bluffer


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bluff 1

 (blŭf)
v. bluffed, bluff·ing, bluffs
v.intr.
1. To engage in a false display of confidence or aggression in order to deceive or intimidate someone: The management debated if there would really be a strike or if the union was bluffing.
2. To make a display of aggression, as by charging or baring the teeth, as a means of intimidating another animal.
3. To try to mislead opponents in a card game by heavy betting on a poor hand or by little or no betting on a good one.
v.tr.
1. To deceive or intimidate (someone) by a false display of confidence or aggression.
2. To try to mislead (opponents) in a card game by heavy betting on a poor hand or by little or no betting on a good one.
3. To start but not carry out (an action) as a means of deceiving or intimidating another: The pitcher bluffed a throw to first base.
n.
The act or practice of bluffing.
Idiom:
bluff (one's) way
To deceive someone or accomplish something by making a false display.

[Origin unknown.]

bluff′a·ble adj.
bluff′er n.

bluff 2

 (blŭf)
n.
A steep headland, promontory, riverbank, or cliff.
adj. bluff·er, bluff·est
1. Having or showing a rough and blunt but not unkind manner: "the great big bluff guests who told bawdy jokes and got up early to watch the sun rise" (Erin McGraw).
2. Having a broad, steep front: the boat's bluff bow.

[Probably from obsolete Dutch blaf or Middle Low German blaff, broad.]

bluff′ly adv.
bluff′ness n.
ThesaurusAntonymsRelated WordsSynonymsLegend:
Noun1.bluffer - a person who tries to bluff other people
beguiler, cheater, deceiver, trickster, slicker, cheat - someone who leads you to believe something that is not true
Translations

bluffer

[ˈblʌfəʳ] Nfarolero/a m/f

bluffer

nBluffer m

bluffer

[ˈblʌfəʳ] nbluffatore/trice
References in classic literature ?
It was probably owing to this fortification of the natural strength of his constitution with so much exposure to the air, and the salt sea, that Mr Sparkler did not pine outwardly; but, whatever the cause, he was so far from having any prospect of moving his mistress by a languishing state of health, that he grew bluffer every day, and that peculiarity in his appearance of seeming rather a swelled boy than a young man, became developed to an extraordinary degree of ruddy puffiness.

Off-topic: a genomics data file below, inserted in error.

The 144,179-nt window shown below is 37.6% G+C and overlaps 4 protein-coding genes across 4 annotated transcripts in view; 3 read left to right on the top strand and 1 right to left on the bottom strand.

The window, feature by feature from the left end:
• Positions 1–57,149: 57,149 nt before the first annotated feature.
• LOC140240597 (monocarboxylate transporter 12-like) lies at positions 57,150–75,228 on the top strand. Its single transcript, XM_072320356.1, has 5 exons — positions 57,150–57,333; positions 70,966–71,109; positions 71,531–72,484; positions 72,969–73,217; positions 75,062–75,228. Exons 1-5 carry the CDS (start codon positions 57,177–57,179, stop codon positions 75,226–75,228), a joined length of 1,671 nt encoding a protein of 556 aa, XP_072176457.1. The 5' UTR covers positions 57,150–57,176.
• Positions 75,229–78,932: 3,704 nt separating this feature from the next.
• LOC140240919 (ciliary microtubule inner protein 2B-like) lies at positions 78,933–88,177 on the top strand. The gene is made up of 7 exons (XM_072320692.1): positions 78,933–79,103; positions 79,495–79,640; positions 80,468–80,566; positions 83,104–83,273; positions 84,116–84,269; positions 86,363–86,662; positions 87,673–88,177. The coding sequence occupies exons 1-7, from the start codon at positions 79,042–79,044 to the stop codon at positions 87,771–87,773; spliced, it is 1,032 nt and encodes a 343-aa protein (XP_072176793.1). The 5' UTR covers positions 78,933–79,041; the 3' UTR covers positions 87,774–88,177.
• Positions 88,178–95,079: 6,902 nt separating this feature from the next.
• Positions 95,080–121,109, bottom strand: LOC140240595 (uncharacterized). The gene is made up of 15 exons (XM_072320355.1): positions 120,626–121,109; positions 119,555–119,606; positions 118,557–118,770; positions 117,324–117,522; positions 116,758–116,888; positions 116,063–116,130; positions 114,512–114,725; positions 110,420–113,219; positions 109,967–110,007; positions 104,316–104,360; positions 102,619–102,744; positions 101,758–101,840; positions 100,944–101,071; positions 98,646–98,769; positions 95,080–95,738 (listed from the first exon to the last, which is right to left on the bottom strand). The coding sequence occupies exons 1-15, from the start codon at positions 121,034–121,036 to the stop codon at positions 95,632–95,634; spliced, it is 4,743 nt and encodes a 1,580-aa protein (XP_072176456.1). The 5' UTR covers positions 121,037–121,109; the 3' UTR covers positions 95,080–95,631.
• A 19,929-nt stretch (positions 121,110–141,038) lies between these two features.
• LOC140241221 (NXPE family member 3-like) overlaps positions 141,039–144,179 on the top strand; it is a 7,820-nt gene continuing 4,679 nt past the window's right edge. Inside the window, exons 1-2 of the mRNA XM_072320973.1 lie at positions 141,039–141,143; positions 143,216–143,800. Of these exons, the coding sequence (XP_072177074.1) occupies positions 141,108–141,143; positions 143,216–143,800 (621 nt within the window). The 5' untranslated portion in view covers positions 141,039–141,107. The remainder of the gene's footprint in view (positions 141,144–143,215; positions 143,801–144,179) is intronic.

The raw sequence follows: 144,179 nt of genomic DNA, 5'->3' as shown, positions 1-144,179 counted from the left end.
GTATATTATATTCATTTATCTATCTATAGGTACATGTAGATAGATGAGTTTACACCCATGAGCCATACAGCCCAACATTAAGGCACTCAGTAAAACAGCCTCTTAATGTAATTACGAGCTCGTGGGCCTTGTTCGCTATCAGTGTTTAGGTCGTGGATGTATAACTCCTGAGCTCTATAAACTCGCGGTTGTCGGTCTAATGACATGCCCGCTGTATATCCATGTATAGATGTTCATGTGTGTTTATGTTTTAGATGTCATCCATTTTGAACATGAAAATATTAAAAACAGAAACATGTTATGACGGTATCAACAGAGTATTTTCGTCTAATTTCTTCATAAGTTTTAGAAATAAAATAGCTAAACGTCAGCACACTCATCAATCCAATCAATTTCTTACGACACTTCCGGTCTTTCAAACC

In a number of cases I've been told of, they have the bluffer's number long before the bluffer knows it himself.
An Irish journalist said 'bluffer' - defined as 'an attempt to deceive someone into believing that one knows or will do something' - is the ultimate seal of disapproval from Keane.
But, if you're a good bluffer, filthy lucre is not essential.
IF you've missed what the fuss is about - and want to join in the chatter without watching all 54 episodes screened so far - here's our bluffer's guide.
I sampled four wines at each and in addition received the perfect guide to being a buff, or bluffer in my case.
PROMISING "maximum credibility" for "minimum effort" on an array of subjects from etiquette and wine to fishing and quantum universe, the Bluffer's Guide series has now sold more than five million copies.
So much so that in August 1999 the London Evening Standard felt obliged to publish an hilarious 'Bluffer's Guide' so readers could pretend they had seen it, "thereby allowing dinner party conversations and watercooler debates to run their course unhindered by ignorance."
The painting of the girl walking the dog at the beach is titled "January Thaw, Bluffer's Park, Lake Ontario"
Here's a very short and sweet bluffer's guide to terms you'll hear on the maes...
Travels to Bluffer Art Museum, Houston, fall 2013; SITE Santa Fe, NM, winter 2014.
Using his skills as a bluffer, Jane manages to leave jail and decides to visit his victim's wife house, where he tries to find clues to clear him from the crime.